One of the issues at the core of my research is the speed of human evolution, particularly over the last 10,000 years. There are several potential arguments to suggest that the speed of human evolution is increasing, such as a larger population (creating a larger source of mutations) and the huge changes in environment that humans have experienced.
One of the obstacles to this argument is the largely monogamous nature of marriages, especially in more recent times and developed countries. If each man pairs with a single woman, and there are roughly equal numbers of each, inability to pair will no longer be a significant evolutionary factor. However, it is possible to argue that sexual selection can play a role even if there is pure monogamy (i.e. assuming no infidelity or serial monogamy).
Suppose that males and females can each be ranked in order of fitness – that is, their probability of surviving to adulthood. When it is time to match, the highest fitness male and female will pair off. The second highest ranked of each sex would like to pair with the highest ranked of the opposite sex, but given the highest ranked is already paired off, the two second highest ranked settle for each other. This continues down the rankings until the lowest ranked of each sex pair.
Now consider the offspring of these pairs. The offspring from the highest ranked pair will have the highest fitness. In fact, if you wanted to produce an offspring of the highest possible fitness, you would pair these two individuals. Similarly, if you aimed to produce the lowest possible fitness offspring, you would have done so by matching the lowest ranked pair.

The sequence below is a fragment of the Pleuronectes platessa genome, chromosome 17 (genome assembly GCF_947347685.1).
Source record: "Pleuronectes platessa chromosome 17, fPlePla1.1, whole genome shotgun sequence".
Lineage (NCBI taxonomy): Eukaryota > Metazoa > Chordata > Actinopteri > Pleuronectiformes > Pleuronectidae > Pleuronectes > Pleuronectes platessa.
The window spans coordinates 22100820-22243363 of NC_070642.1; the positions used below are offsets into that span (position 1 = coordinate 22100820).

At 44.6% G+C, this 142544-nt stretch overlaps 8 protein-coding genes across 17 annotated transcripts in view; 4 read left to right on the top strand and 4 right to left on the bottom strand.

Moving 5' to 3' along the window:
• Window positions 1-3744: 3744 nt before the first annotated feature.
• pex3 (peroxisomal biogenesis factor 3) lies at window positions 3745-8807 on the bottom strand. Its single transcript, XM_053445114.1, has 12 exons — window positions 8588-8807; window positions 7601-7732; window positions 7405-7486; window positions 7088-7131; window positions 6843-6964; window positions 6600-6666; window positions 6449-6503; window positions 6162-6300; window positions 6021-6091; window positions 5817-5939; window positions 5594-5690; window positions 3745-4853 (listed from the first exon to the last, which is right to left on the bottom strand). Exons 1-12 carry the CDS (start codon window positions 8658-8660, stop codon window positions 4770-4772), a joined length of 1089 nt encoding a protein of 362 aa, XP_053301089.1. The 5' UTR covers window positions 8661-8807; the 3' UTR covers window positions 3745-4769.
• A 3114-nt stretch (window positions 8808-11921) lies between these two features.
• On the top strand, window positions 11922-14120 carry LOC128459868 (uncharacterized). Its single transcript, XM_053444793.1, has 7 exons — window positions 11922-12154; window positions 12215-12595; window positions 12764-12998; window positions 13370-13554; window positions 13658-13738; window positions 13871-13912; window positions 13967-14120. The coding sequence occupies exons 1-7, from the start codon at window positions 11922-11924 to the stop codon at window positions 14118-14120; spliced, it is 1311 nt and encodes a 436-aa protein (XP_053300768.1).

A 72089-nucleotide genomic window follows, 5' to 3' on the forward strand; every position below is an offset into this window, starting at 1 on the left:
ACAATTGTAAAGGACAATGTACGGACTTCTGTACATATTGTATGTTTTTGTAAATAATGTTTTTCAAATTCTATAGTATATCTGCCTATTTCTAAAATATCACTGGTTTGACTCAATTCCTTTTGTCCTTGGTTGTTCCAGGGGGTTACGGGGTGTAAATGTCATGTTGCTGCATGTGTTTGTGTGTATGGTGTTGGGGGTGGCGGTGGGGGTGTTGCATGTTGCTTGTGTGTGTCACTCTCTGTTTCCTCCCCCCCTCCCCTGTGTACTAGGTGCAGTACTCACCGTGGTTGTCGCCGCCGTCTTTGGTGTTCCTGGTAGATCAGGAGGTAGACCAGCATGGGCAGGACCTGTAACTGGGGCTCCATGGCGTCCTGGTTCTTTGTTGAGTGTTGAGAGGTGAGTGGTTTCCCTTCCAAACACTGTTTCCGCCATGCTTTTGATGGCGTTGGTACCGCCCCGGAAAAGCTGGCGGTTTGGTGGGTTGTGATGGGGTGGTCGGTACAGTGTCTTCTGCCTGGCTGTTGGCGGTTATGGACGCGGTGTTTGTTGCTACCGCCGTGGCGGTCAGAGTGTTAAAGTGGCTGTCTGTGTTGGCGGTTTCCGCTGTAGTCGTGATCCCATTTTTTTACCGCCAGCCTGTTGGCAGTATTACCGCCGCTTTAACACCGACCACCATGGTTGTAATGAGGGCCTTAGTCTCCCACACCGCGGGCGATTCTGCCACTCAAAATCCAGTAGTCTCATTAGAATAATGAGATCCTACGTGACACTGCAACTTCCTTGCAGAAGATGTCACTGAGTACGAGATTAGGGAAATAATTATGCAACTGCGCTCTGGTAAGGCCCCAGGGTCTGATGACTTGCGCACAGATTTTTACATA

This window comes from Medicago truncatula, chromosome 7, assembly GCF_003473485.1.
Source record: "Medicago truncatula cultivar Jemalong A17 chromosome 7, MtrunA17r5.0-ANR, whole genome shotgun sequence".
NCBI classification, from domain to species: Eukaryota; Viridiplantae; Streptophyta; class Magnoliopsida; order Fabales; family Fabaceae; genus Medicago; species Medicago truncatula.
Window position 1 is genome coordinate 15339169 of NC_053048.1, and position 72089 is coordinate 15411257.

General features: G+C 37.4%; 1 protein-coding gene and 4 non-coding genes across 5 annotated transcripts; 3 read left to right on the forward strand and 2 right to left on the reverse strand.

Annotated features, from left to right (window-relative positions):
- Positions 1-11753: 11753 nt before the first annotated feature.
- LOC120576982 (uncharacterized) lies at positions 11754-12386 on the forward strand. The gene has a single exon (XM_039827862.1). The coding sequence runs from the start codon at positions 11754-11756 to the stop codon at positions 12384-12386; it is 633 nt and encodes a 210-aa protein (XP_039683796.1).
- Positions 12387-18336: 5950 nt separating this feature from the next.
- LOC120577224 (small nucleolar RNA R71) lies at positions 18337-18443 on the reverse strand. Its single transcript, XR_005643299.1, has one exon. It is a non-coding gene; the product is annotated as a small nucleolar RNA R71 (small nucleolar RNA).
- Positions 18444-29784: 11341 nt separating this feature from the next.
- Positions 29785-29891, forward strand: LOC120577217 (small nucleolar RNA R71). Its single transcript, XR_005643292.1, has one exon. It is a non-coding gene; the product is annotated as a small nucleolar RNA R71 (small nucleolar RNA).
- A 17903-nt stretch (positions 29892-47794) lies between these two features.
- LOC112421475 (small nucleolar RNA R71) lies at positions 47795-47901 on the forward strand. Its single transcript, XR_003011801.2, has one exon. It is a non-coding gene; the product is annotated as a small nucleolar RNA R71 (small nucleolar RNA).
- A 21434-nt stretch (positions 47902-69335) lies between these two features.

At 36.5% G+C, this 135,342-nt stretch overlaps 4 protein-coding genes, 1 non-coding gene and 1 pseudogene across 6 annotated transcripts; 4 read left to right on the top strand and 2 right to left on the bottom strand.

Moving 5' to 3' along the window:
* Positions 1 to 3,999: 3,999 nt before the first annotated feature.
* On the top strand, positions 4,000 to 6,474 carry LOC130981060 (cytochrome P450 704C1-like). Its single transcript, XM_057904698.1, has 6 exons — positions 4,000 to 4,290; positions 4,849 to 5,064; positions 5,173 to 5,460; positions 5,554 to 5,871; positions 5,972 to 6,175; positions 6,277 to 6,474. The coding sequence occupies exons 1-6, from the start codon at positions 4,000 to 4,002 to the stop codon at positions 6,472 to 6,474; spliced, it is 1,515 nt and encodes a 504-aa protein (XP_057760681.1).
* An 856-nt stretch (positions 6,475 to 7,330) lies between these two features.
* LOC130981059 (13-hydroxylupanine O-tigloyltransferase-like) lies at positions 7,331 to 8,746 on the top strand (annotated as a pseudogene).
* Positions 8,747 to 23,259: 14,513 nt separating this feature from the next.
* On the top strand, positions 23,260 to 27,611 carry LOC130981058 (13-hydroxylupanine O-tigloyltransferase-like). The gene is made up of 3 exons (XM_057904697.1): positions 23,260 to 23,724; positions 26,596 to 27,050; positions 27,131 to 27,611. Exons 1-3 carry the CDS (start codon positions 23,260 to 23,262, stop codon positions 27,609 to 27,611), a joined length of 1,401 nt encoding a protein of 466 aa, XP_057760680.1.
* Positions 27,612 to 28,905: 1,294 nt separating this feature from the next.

The net result of this process is that the offspring in the population will have the largest possible range of fitness. Fitness matching concentrates harmful mutations in low fitness babies. With this large range of fitness, natural selection is faster, with the lowest fitness offspring least likely to survive and helpful genes concentrated in the high fitness offspring.
The result of this fitness spreading process is that sexual selection provides a platform for natural selection to have an increasing effect. Even in a perfectly monogamous society, sexual selection can still be a force.